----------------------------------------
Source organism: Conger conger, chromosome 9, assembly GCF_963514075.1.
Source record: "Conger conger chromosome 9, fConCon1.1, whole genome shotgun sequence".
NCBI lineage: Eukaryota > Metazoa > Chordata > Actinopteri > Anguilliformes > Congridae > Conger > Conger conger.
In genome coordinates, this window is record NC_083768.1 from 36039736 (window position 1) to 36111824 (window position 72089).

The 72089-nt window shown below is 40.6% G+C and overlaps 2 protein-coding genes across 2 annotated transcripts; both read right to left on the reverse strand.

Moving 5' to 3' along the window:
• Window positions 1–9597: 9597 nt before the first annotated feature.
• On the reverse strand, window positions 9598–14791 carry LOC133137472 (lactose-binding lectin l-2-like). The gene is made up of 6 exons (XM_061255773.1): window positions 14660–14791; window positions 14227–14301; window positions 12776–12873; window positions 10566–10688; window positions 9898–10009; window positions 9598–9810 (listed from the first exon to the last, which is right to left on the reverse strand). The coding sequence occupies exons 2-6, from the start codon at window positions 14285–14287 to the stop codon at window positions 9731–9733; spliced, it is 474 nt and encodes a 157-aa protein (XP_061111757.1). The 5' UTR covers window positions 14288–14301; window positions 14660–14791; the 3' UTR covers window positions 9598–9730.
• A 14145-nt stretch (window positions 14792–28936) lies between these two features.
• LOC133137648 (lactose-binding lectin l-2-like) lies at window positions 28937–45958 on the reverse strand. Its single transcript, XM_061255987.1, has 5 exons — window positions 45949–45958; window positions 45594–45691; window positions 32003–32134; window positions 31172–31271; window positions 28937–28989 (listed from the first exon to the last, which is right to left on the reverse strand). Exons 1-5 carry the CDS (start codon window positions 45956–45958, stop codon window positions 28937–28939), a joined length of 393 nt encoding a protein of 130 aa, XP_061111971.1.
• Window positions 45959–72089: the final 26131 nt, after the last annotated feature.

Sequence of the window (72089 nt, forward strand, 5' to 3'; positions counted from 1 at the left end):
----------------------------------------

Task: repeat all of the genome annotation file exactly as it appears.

Source organism: Conger conger, chromosome 9, assembly GCF_963514075.1.
Source record: "Conger conger chromosome 9, fConCon1.1, whole genome shotgun sequence".
NCBI lineage: Eukaryota > Metazoa > Chordata > Actinopteri > Anguilliformes > Congridae > Conger > Conger conger.
In genome coordinates, this window is record NC_083768.1 from 36039736 (window position 1) to 36111824 (window position 72089).

The 72089-nt window shown below is 40.6% G+C and overlaps 2 protein-coding genes across 2 annotated transcripts; both read right to left on the reverse strand.

Moving 5' to 3' along the window:
• Window positions 1–9597: 9597 nt before the first annotated feature.
• On the reverse strand, window positions 9598–14791 carry LOC133137472 (lactose-binding lectin l-2-like). The gene is made up of 6 exons (XM_061255773.1): window positions 14660–14791; window positions 14227–14301; window positions 12776–12873; window positions 10566–10688; window positions 9898–10009; window positions 9598–9810 (listed from the first exon to the last, which is right to left on the reverse strand). The coding sequence occupies exons 2-6, from the start codon at window positions 14285–14287 to the stop codon at window positions 9731–9733; spliced, it is 474 nt and encodes a 157-aa protein (XP_061111757.1). The 5' UTR covers window positions 14288–14301; window positions 14660–14791; the 3' UTR covers window positions 9598–9730.
• A 14145-nt stretch (window positions 14792–28936) lies between these two features.
• LOC133137648 (lactose-binding lectin l-2-like) lies at window positions 28937–45958 on the reverse strand. Its single transcript, XM_061255987.1, has 5 exons — window positions 45949–45958; window positions 45594–45691; window positions 32003–32134; window positions 31172–31271; window positions 28937–28989 (listed from the first exon to the last, which is right to left on the reverse strand). Exons 1-5 carry the CDS (start codon window positions 45956–45958, stop codon window positions 28937–28939), a joined length of 393 nt encoding a protein of 130 aa, XP_061111971.1.
• Window positions 45959–72089: the final 26131 nt, after the last annotated feature.

Sequence of the window (72089 nt, forward strand, 5' to 3'; positions counted from 1 at the left end):